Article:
Thanks to the hard work and serendipity of Dr. Michael Gazzaniga, who was recently profiled in the New York Times, we know that our left brain homunculus is a storyteller. Our homunculi confabulate like crazy. Nevermind that the person in our head lacks basic information or essential plot elements: s/he will fashion a narrative or plausible sounding explanation regardless.
But our homunculi are not just liars and confabulators. They are also credulous and can easily be fooled into believing they intended to do something when they had no such intention. The setup for this experimental finding, by Margaret Lynn and colleagues, was surprisingly simple.
Test subjects sat in front of a computer screen. They thought they were connected to the computer through a phony brain-computer interface, which may have looked like this:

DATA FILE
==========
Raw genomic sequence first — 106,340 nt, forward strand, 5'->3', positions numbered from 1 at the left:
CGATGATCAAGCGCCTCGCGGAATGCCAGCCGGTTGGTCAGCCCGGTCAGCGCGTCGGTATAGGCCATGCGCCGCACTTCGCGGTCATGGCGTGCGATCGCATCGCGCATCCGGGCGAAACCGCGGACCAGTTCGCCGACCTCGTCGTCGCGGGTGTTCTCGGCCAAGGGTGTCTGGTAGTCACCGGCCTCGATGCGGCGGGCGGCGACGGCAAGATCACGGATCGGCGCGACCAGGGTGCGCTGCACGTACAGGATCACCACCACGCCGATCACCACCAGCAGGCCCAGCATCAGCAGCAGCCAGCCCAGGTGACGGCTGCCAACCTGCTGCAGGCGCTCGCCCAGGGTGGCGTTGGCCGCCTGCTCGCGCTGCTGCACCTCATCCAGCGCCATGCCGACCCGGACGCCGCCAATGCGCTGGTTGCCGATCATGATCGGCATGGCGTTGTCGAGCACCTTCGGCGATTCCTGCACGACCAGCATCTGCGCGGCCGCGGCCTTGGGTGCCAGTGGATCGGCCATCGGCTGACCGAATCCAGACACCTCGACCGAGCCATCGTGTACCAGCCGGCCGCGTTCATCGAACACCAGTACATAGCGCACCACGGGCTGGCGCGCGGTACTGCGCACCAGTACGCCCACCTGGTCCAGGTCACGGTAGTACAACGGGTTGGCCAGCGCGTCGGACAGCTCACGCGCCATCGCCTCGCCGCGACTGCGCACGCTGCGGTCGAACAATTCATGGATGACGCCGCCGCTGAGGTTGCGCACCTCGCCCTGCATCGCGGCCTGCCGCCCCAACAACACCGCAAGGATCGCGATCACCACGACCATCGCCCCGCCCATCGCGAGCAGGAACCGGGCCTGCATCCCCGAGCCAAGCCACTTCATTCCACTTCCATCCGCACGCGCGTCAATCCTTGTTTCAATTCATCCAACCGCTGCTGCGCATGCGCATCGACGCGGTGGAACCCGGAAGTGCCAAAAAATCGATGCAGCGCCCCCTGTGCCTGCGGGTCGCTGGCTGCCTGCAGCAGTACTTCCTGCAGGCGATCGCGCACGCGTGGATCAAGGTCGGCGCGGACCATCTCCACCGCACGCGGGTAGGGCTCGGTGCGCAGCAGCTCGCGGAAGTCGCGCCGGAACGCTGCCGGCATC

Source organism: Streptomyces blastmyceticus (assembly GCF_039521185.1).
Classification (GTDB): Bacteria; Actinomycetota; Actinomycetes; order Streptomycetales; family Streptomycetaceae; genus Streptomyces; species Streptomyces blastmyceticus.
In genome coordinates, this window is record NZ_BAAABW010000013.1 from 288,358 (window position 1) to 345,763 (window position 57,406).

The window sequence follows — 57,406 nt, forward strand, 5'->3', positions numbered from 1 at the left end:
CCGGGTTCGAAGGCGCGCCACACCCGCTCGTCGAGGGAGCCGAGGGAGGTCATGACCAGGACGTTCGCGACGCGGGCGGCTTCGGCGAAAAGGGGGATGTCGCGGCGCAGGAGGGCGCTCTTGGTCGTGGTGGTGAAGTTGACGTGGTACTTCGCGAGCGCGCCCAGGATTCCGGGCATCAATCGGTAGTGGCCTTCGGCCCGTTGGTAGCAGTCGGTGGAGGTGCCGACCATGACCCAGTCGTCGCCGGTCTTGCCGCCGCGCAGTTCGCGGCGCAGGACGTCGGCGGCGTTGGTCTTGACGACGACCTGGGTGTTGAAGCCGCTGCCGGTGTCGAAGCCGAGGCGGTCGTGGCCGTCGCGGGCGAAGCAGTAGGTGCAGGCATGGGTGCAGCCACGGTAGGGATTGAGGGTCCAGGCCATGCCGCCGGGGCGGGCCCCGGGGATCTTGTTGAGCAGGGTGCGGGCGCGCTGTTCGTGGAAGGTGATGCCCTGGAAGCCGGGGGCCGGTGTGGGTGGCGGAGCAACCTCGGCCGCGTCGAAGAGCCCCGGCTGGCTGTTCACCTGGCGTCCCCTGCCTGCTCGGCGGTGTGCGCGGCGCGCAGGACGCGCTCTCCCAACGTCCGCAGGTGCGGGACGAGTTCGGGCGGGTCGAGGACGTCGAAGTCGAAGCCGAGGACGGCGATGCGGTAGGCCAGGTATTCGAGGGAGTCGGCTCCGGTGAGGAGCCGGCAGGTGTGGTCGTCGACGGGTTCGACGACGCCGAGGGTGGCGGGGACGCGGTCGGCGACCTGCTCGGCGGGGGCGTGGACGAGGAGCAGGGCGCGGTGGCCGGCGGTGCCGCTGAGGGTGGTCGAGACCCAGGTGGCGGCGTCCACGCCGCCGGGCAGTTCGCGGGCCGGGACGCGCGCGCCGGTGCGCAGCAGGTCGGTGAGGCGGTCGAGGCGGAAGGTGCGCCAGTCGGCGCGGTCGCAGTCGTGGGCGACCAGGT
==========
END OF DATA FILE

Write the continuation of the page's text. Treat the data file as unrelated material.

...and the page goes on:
The subjects were then told to move lines that appeared on the screen by thinking about moving the lines. Although the lines did in fact move, the movement was caused by the experimenters. In some cases, the movement was frequent. In others, it was infrequent.
Under conditions of frequent line movement, participants reported more intentions to move lines. Under conditions of little movement, participants reported fewer intentions. Because the test subjects had absolutely no control over line movement, the results suggest we can be fooled into believing we intended something we didn’t.
While credulity may know some bounds, the bounds seem to be fairly elastic and easily manipulated.
Lynn, M., Berger, C., Riddle, T., & Morsella, E. (2010). Mind control? Creating illusory intentions through a phony brain–computer interface Consciousness and Cognition, 19 (4), 1007-1012 DOI: 10.1016/j.concog.2010.05.007